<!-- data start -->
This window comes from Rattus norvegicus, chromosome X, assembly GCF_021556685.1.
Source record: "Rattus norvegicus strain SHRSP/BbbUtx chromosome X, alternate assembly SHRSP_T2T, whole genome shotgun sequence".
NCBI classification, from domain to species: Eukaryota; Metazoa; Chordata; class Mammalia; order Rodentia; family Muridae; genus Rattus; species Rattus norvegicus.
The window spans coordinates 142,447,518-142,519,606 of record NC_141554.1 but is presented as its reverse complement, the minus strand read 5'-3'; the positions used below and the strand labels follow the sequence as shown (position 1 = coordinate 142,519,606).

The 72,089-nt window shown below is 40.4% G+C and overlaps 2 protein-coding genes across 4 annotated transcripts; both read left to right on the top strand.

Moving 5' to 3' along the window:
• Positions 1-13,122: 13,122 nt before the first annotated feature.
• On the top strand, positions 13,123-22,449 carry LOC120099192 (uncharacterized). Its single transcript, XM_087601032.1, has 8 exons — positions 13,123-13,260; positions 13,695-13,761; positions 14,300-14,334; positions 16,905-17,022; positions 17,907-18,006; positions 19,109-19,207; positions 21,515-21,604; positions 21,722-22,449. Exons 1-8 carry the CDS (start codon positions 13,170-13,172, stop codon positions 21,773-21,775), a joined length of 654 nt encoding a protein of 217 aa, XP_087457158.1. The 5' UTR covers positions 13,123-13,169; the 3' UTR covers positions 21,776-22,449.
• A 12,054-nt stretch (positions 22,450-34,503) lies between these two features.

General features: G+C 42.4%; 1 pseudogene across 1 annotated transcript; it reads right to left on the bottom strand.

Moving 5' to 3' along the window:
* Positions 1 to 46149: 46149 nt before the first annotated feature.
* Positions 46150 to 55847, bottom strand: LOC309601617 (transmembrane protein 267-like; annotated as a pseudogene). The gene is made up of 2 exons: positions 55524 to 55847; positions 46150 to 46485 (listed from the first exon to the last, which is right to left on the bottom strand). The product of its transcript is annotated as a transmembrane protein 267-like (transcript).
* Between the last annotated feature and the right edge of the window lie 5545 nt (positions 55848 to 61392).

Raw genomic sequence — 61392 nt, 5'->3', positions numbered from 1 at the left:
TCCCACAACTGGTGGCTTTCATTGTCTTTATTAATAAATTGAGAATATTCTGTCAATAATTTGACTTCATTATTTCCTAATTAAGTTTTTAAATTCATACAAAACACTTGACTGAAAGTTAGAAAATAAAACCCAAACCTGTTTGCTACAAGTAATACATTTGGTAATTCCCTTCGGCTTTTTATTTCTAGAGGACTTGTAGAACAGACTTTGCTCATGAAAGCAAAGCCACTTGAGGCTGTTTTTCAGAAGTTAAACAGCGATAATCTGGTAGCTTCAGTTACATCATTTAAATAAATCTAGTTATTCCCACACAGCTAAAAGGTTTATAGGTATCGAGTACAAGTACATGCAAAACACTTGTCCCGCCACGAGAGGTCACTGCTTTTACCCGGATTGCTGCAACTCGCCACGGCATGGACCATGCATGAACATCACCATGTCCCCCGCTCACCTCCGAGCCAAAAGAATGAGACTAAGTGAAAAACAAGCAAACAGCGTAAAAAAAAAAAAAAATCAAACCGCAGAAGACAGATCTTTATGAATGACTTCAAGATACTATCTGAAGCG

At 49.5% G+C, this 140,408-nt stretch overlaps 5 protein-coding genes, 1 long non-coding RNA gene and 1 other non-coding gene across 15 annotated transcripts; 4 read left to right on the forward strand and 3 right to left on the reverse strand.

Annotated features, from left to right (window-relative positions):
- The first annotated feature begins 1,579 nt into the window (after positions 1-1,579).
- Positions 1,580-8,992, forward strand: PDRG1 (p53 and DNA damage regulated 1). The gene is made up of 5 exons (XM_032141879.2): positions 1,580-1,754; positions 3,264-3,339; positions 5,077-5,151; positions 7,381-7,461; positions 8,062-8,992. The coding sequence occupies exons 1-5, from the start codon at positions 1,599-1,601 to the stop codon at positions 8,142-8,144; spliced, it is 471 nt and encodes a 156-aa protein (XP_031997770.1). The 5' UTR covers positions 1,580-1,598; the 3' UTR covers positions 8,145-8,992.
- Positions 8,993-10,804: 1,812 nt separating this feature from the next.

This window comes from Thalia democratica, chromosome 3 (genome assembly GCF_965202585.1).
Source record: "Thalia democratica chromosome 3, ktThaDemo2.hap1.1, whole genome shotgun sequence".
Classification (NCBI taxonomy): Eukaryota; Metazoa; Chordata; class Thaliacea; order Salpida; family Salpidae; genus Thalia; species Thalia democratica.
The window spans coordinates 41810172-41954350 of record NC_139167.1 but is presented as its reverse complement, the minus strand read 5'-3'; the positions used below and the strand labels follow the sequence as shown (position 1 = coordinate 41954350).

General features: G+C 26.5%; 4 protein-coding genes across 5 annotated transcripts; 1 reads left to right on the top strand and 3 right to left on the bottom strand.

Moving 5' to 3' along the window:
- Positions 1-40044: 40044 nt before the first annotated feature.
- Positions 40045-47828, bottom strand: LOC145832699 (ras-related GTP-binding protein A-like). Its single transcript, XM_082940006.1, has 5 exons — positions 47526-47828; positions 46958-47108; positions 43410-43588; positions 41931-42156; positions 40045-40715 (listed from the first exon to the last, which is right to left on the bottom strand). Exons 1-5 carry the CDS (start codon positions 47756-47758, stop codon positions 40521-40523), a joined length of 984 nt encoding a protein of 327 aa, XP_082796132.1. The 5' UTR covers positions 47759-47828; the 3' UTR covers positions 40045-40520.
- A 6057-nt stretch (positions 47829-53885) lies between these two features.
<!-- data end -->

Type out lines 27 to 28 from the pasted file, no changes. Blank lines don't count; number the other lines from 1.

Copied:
Moving 5' to 3' along the window:
- Positions 1-40044: 40044 nt before the first annotated feature.